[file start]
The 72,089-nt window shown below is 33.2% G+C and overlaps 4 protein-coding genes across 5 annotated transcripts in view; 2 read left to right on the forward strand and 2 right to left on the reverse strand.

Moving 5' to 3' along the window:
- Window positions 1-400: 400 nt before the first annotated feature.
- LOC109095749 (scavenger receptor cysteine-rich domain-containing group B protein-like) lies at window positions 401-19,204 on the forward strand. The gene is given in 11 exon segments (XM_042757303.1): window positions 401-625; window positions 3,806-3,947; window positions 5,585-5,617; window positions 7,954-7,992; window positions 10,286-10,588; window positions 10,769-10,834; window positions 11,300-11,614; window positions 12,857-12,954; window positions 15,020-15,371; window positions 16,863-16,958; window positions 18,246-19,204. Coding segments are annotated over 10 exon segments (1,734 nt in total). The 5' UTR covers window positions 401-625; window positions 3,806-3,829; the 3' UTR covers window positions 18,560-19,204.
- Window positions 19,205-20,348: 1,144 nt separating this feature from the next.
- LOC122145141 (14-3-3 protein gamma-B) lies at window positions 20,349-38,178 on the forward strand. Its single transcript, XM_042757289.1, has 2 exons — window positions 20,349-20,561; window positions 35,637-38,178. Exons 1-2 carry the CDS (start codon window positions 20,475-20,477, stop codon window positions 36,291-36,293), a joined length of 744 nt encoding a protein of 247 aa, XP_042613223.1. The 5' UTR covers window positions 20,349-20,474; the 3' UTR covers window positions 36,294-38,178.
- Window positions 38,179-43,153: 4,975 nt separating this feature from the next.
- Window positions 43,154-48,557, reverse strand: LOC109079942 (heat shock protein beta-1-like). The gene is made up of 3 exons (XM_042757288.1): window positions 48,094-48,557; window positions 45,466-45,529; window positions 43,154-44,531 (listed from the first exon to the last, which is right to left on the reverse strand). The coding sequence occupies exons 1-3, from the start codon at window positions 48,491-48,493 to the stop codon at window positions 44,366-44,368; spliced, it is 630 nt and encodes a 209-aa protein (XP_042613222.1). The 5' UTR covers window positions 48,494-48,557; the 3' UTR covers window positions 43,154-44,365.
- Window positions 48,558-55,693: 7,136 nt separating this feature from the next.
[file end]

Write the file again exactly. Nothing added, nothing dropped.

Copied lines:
The 72,089-nt window shown below is 33.2% G+C and overlaps 4 protein-coding genes across 5 annotated transcripts in view; 2 read left to right on the forward strand and 2 right to left on the reverse strand.

Moving 5' to 3' along the window:
- Window positions 1-400: 400 nt before the first annotated feature.
- LOC109095749 (scavenger receptor cysteine-rich domain-containing group B protein-like) lies at window positions 401-19,204 on the forward strand. The gene is given in 11 exon segments (XM_042757303.1): window positions 401-625; window positions 3,806-3,947; window positions 5,585-5,617; window positions 7,954-7,992; window positions 10,286-10,588; window positions 10,769-10,834; window positions 11,300-11,614; window positions 12,857-12,954; window positions 15,020-15,371; window positions 16,863-16,958; window positions 18,246-19,204. Coding segments are annotated over 10 exon segments (1,734 nt in total). The 5' UTR covers window positions 401-625; window positions 3,806-3,829; the 3' UTR covers window positions 18,560-19,204.
- Window positions 19,205-20,348: 1,144 nt separating this feature from the next.
- LOC122145141 (14-3-3 protein gamma-B) lies at window positions 20,349-38,178 on the forward strand. Its single transcript, XM_042757289.1, has 2 exons — window positions 20,349-20,561; window positions 35,637-38,178. Exons 1-2 carry the CDS (start codon window positions 20,475-20,477, stop codon window positions 36,291-36,293), a joined length of 744 nt encoding a protein of 247 aa, XP_042613223.1. The 5' UTR covers window positions 20,349-20,474; the 3' UTR covers window positions 36,294-38,178.
- Window positions 38,179-43,153: 4,975 nt separating this feature from the next.
- Window positions 43,154-48,557, reverse strand: LOC109079942 (heat shock protein beta-1-like). The gene is made up of 3 exons (XM_042757288.1): window positions 48,094-48,557; window positions 45,466-45,529; window positions 43,154-44,531 (listed from the first exon to the last, which is right to left on the reverse strand). The coding sequence occupies exons 1-3, from the start codon at window positions 48,491-48,493 to the stop codon at window positions 44,366-44,368; spliced, it is 630 nt and encodes a 209-aa protein (XP_042613222.1). The 5' UTR covers window positions 48,494-48,557; the 3' UTR covers window positions 43,154-44,365.
- Window positions 48,558-55,693: 7,136 nt separating this feature from the next.